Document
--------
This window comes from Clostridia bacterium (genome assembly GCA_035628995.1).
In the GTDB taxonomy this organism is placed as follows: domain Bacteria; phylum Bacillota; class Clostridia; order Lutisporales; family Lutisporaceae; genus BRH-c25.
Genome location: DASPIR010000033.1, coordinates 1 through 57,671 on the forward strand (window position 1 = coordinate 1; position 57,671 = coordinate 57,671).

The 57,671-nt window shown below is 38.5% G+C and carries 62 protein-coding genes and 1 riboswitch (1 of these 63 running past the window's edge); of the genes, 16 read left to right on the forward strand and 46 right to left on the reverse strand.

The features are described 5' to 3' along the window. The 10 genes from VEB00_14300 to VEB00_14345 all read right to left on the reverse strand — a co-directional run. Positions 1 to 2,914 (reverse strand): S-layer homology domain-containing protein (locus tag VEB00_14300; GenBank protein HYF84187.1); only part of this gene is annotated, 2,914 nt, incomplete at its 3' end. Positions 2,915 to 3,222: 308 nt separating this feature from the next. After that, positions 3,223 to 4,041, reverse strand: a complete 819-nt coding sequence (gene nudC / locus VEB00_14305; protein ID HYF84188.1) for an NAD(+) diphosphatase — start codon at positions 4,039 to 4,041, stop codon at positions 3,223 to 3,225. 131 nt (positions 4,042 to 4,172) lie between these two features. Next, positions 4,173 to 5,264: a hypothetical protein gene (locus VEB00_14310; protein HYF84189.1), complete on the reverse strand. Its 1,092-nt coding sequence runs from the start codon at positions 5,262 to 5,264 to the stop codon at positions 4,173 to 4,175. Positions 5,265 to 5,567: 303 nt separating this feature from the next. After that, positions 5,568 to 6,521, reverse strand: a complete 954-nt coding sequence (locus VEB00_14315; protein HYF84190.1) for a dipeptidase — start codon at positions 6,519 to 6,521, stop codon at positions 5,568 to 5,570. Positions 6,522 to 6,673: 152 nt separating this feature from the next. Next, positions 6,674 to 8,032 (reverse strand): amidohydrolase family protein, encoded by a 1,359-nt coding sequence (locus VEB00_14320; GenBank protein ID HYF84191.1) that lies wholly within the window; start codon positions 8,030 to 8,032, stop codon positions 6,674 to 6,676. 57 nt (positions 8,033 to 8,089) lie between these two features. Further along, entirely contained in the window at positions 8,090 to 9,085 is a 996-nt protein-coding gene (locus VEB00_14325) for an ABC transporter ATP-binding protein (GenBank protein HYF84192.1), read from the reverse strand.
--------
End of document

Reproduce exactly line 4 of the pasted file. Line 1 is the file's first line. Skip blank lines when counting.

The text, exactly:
The 57,671-nt window shown below is 38.5% G+C and carries 62 protein-coding genes and 1 riboswitch (1 of these 63 running past the window's edge); of the genes, 16 read left to right on the forward strand and 46 right to left on the reverse strand.